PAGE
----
I had several friends race this past weekend with a variety of results. Some very pleased with their performance, one flatting early in the bike, some wins and high placements, some just plain really awful days. Not just in triathlons either. I attended Meadowmont Crit yesterday afternoon and saw the same variance in personal satisfaction with performance. It was all over the map, and I guess that’s the case with any race. There’s going to be some that do great, some that do fine and some that wonder if it might have been better not to show up. But it’s almost always worth showing up. This sounds so trite because it’s been said so many times and so many ways, but without the bad days, the good days won’t be recognized and the whole enterprise would be BORING and why do it if it’s not challenging?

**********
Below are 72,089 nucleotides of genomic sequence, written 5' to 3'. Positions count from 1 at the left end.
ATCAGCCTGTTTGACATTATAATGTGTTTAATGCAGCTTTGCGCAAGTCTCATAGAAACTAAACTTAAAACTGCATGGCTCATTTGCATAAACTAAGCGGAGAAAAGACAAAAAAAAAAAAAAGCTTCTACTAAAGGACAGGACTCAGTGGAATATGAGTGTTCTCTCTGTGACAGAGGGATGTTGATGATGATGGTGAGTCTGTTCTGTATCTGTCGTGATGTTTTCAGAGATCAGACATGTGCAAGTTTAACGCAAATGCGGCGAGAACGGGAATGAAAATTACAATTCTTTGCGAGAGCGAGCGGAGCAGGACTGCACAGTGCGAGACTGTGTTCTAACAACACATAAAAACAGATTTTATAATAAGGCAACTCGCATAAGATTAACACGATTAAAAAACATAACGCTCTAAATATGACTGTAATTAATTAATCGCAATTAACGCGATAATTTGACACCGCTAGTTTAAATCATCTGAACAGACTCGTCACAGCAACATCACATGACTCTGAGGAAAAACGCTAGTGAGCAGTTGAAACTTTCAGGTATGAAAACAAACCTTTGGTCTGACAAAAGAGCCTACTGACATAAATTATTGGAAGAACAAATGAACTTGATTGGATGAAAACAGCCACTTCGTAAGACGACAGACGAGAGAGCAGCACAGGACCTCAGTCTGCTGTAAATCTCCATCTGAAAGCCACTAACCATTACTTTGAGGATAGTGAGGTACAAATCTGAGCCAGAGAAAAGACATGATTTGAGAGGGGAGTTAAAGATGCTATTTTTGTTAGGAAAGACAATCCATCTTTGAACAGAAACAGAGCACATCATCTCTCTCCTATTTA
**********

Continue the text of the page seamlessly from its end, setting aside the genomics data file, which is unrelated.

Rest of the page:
So here I sit really happy for those that did well. But you know what? I’m also happy for those that didn’t have it go their way because they went out there and gave it a shot and I’m happy about that because I know each one is going to come back again and do it better next time. Sure, I empathize greatly with having a bad race. Haven’t we all been there? It’s not fun. It’s frustrating and there’s often physical pain involved. There’s plenty of pain during the good races too, so it’s not the pain that’s the problem, it’s the sense that it was pointless pain. At least it seems pointless until we’ve had a little time to digest the situation and come out smarter on the other end. Then it’s not so pointless, which is the point I’m trying to make.